3.2 Issues raised overtime

As Table 1 shows, in the first five years after the fire, the major topics were related to rebuilding the houses and neighborhoods. Among many, the following issues were the most reported and received the most attention: leading the fight for the undergrounding of utilities; representing homeowners in hearings with the Insurance Commissioner; performing a prominent role in the ongoing formulation of new zoning and preservation regulations; ensuring that foundation removals proceed as mandated and working on projects related to building codes, and parking restrictions; and planning and hosting emergency preparedness-related facilities and activities like building the North Oakland Hills Fire Station. In addition, their activities included citizen involvement and input into the City’s redevelopment planning, lobbying on both the federal and state level for tax relief, and providing input for improved vegetation management.

Six to ten years after the fire, NHPA’s activities continued in rebuilding but also began to address new issues. Major issues during this period were: ensuring the City’s commitment to proceeding with several projects, such as repaving, construction of the new fire station, vegetation management, etc.; working on drainage management, preparing landslide/erosion lists, and presenting information to City offices for appropriate action; and ensuring that new development meets development criteria. The NHPA organized community gatherings such as potluck parties to welcome new neighbors and strengthen community ties. After 11 to 15 years, many of the suggested ideas were realized. There are now established communication networks through a website (Open forum) and the Phoenix Emergency Notification System (PENS) (neighborhood radio network). A wildfire prevention district contributes to mitigate potential fire hazards.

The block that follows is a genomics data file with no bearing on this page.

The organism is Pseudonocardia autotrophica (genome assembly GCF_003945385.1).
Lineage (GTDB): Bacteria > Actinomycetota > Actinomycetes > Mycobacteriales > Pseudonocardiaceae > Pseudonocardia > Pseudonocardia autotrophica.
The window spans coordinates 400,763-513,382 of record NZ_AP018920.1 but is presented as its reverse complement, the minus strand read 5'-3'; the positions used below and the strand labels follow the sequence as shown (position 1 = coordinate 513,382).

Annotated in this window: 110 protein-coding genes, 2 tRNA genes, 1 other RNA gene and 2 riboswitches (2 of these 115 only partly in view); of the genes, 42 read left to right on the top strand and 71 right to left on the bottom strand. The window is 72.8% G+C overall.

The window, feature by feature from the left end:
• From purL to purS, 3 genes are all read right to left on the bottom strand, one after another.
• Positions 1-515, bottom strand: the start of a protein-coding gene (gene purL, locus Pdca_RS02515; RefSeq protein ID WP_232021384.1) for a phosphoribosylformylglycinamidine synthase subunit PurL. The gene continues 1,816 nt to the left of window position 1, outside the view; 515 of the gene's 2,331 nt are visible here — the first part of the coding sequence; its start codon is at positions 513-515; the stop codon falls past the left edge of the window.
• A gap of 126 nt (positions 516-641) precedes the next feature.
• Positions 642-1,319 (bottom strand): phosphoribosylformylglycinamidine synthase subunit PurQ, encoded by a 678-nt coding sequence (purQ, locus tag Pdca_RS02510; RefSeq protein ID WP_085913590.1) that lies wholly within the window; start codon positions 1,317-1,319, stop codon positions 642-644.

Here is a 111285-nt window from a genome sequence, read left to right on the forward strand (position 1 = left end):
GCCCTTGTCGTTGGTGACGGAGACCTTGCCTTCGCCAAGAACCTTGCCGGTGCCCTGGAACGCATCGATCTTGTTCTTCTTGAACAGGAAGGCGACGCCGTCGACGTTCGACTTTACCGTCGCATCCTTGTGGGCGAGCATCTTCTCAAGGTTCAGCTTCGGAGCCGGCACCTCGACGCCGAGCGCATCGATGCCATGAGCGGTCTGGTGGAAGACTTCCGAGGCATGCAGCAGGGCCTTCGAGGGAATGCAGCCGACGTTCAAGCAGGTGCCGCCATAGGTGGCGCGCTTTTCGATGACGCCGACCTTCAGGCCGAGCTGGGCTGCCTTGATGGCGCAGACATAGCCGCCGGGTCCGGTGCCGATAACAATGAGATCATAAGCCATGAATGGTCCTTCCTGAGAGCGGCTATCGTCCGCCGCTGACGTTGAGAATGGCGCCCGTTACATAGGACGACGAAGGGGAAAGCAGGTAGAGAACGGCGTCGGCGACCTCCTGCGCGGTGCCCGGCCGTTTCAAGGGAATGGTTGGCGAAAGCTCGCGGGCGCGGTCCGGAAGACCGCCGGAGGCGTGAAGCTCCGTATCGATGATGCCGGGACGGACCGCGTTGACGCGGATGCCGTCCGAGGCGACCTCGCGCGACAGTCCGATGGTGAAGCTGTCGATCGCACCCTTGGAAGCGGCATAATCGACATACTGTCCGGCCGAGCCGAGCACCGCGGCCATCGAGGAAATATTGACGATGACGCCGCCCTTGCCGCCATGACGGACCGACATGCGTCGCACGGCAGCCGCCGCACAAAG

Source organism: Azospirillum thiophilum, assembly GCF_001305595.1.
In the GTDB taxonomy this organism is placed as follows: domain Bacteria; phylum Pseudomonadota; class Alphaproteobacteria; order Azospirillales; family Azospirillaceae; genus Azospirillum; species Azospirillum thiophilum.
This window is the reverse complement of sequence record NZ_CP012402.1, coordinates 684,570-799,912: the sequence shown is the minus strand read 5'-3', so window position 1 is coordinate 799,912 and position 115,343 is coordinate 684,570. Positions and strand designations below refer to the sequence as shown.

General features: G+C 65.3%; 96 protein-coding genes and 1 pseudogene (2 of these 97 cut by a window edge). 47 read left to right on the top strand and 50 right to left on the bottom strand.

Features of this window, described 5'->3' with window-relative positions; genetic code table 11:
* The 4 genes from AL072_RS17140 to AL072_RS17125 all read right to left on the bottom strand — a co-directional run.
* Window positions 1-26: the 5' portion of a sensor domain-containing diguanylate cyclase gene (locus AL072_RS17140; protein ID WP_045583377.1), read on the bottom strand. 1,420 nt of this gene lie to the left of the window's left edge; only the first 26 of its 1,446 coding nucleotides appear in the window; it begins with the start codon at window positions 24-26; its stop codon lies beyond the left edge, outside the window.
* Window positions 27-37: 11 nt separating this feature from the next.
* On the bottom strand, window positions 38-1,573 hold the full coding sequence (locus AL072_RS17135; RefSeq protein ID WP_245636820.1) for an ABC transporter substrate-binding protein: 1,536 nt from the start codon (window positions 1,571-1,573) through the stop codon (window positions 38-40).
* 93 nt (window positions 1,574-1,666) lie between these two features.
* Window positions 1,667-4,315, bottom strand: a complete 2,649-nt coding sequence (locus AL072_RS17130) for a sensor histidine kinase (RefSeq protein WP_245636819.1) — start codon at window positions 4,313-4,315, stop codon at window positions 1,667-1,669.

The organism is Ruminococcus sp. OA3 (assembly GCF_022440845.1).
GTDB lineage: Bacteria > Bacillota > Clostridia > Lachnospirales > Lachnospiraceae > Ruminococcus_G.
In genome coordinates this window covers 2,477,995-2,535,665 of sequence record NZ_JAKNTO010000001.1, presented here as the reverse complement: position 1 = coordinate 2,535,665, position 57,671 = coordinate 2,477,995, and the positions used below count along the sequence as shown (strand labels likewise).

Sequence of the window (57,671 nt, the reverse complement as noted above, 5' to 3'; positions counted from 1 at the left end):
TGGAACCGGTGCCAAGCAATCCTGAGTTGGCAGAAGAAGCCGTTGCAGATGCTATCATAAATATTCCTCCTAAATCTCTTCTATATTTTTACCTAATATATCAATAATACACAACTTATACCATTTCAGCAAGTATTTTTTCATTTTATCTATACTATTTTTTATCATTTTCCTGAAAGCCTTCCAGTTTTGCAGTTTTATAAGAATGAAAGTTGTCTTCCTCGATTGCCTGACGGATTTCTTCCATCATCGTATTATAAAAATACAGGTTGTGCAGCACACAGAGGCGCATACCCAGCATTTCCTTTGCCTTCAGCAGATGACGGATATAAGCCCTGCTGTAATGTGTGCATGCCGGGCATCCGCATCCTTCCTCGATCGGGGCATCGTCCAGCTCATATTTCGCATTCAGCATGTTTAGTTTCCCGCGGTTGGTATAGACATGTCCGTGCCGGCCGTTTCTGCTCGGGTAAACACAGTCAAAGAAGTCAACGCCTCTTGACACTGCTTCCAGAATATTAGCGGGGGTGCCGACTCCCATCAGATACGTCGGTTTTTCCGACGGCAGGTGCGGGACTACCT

In 2010, NHPA changed its name to the North Hills Community Association (NHCA), and its bylaws were updated to meet current conditions and needs. Most recently (16 to 23 years after the fire), now, the NHCA has focused on creating a neighborhood watch group, joining Oakland’s neighborhood crime prevention council. By this time much of the neighborhood has changed, therefore, the association is encouraging new neighbors to participate in the NHCA. Figure 2 shows the timeline of NHPA development and the major issues over the course of this development.

Table 1: Issues raised in every five-year period in the NHPA Newsletter
Headline/Topics First 5 years 6-10 years 11-15 years 16-22 years Total
Undergrounding utility 12 0 0 0 12
Insurance 8 6 1 0 15
Parking restriction 5 0 6 1 12
Foundation removal 5 0 0 0 5
New fire station on the hill 5 5 0 0 10
Landslide 3 5 4 0 12
Drainage 0 5 1 10 16
Development 1 5 2 0 8
Open forum 0 0 10 3 13
PENS 0 0 8 5 13
Trail 0 1 7 0 8
4th Bore tunnel development 0 1 6 7 14